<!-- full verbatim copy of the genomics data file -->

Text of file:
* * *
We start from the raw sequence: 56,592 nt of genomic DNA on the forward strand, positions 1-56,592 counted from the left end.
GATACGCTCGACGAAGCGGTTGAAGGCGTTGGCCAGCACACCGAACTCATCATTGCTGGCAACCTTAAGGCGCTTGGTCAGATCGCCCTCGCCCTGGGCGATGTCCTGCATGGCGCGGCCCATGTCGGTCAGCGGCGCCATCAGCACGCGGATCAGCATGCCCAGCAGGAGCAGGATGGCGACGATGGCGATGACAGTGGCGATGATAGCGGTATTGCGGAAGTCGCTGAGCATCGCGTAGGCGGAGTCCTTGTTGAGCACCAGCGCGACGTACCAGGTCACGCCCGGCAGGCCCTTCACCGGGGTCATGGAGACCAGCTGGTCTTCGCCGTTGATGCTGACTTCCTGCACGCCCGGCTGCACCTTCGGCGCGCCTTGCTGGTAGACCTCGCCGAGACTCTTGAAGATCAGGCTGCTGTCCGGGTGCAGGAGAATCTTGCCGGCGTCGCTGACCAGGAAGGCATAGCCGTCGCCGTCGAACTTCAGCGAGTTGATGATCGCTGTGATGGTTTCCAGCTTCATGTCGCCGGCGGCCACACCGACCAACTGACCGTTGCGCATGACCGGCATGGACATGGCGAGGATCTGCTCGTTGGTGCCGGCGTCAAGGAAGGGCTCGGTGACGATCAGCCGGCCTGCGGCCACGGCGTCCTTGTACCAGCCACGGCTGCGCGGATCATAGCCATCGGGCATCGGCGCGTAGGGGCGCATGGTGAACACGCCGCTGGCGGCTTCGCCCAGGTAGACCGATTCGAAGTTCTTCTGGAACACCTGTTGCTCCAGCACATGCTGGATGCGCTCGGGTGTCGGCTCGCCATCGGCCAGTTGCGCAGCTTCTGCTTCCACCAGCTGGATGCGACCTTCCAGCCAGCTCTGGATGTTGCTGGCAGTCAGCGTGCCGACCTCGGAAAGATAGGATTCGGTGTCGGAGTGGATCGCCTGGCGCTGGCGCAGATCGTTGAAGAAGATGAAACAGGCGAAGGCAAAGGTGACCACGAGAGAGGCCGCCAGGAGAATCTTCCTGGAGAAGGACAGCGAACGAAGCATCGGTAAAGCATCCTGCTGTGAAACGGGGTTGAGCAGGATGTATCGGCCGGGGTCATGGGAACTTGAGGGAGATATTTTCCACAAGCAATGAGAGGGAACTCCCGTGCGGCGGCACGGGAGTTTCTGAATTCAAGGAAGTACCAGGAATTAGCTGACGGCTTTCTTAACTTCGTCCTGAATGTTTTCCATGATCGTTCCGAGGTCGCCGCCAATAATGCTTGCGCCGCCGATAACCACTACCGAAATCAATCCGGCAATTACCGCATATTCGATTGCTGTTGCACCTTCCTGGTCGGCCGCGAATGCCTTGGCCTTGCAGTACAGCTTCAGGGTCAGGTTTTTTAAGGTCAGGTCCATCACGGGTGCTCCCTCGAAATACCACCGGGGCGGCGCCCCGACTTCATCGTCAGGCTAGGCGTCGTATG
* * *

We start from the raw sequence: 56,592 nt of genomic DNA on the forward strand, positions 1-56,592 counted from the left end.
GATACGCTCGACGAAGCGGTTGAAGGCGTTGGCCAGCACACCGAACTCATCATTGCTGGCAACCTTAAGGCGCTTGGTCAGATCGCCCTCGCCCTGGGCGATGTCCTGCATGGCGCGGCCCATGTCGGTCAGCGGCGCCATCAGCACGCGGATCAGCATGCCCAGCAGGAGCAGGATGGCGACGATGGCGATGACAGTGGCGATGATAGCGGTATTGCGGAAGTCGCTGAGCATCGCGTAGGCGGAGTCCTTGTTGAGCACCAGCGCGACGTACCAGGTCACGCCCGGCAGGCCCTTCACCGGGGTCATGGAGACCAGCTGGTCTTCGCCGTTGATGCTGACTTCCTGCACGCCCGGCTGCACCTTCGGCGCGCCTTGCTGGTAGACCTCGCCGAGACTCTTGAAGATCAGGCTGCTGTCCGGGTGCAGGAGAATCTTGCCGGCGTCGCTGACCAGGAAGGCATAGCCGTCGCCGTCGAACTTCAGCGAGTTGATGATCGCTGTGATGGTTTCCAGCTTCATGTCGCCGGCGGCCACACCGACCAACTGACCGTTGCGCATGACCGGCATGGACATGGCGAGGATCTGCTCGTTGGTGCCGGCGTCAAGGAAGGGCTCGGTGACGATCAGCCGGCCTGCGGCCACGGCGTCCTTGTACCAGCCACGGCTGCGCGGATCATAGCCATCGGGCATCGGCGCGTAGGGGCGCATGGTGAACACGCCGCTGGCGGCTTCGCCCAGGTAGACCGATTCGAAGTTCTTCTGGAACACCTGTTGCTCCAGCACATGCTGGATGCGCTCGGGTGTCGGCTCGCCATCGGCCAGTTGCGCAGCTTCTGCTTCCACCAGCTGGATGCGACCTTCCAGCCAGCTCTGGATGTTGCTGGCAGTCAGCGTGCCGACCTCGGAAAGATAGGATTCGGTGTCGGAGTGGATCGCCTGGCGCTGGCGCAGATCGTTGAAGAAGATGAAACAGGCGAAGGCAAAGGTGACCACGAGAGAGGCCGCCAGGAGAATCTTCCTGGAGAAGGACAGCGAACGAAGCATCGGTAAAGCATCCTGCTGTGAAACGGGGTTGAGCAGGATGTATCGGCCGGGGTCATGGGAACTTGAGGGAGATATTTTCCACAAGCAATGAGAGGGAACTCCCGTGCGGCGGCACGGGAGTTTCTGAATTCAAGGAAGTACCAGGAATTAGCTGACGGCTTTCTTAACTTCGTCCTGAATGTTTTCCATGATCGTTCCGAGGTCGCCGCCAATAATGCTTGCGCCGCCGATAACCACTACCGAAATCAATCCGGCAATTACCGCATATTCGATTGCTGTTGCACCTTCCTGGTCGGCCGCGAATGCCTTGGCCTTGCAGTACAGCTTCAGGGTCAGGTTTTTTAAGGTCAGGTCCATCACGGGTGCTCCCTCGAAATACCACCGGGGCGGCGCCCCGACTTCATCGTCAGGCTAGGCGTCGTATG